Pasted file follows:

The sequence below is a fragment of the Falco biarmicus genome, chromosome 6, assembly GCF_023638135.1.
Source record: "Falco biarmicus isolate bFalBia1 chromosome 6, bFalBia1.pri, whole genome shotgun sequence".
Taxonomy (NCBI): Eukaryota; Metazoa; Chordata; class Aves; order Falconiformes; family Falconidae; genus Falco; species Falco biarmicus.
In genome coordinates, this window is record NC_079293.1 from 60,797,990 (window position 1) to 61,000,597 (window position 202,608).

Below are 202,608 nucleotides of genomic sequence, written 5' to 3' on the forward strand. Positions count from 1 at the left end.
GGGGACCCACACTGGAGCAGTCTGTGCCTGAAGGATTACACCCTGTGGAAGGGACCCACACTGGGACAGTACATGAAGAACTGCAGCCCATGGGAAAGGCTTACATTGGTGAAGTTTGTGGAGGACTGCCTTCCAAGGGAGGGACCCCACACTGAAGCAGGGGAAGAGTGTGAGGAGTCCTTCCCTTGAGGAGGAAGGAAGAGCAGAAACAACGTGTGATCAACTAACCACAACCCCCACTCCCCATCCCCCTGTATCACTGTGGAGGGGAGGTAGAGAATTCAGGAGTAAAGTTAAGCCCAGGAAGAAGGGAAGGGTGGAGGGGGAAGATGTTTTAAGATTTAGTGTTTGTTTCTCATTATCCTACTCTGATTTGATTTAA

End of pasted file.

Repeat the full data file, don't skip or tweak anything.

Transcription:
The sequence below is a fragment of the Falco biarmicus genome, chromosome 6, assembly GCF_023638135.1.
Source record: "Falco biarmicus isolate bFalBia1 chromosome 6, bFalBia1.pri, whole genome shotgun sequence".
Taxonomy (NCBI): Eukaryota; Metazoa; Chordata; class Aves; order Falconiformes; family Falconidae; genus Falco; species Falco biarmicus.
In genome coordinates, this window is record NC_079293.1 from 60,797,990 (window position 1) to 61,000,597 (window position 202,608).

Below are 202,608 nucleotides of genomic sequence, written 5' to 3' on the forward strand. Positions count from 1 at the left end.
GGGGACCCACACTGGAGCAGTCTGTGCCTGAAGGATTACACCCTGTGGAAGGGACCCACACTGGGACAGTACATGAAGAACTGCAGCCCATGGGAAAGGCTTACATTGGTGAAGTTTGTGGAGGACTGCCTTCCAAGGGAGGGACCCCACACTGAAGCAGGGGAAGAGTGTGAGGAGTCCTTCCCTTGAGGAGGAAGGAAGAGCAGAAACAACGTGTGATCAACTAACCACAACCCCCACTCCCCATCCCCCTGTATCACTGTGGAGGGGAGGTAGAGAATTCAGGAGTAAAGTTAAGCCCAGGAAGAAGGGAAGGGTGGAGGGGGAAGATGTTTTAAGATTTAGTGTTTGTTTCTCATTATCCTACTCTGATTTGATTTAA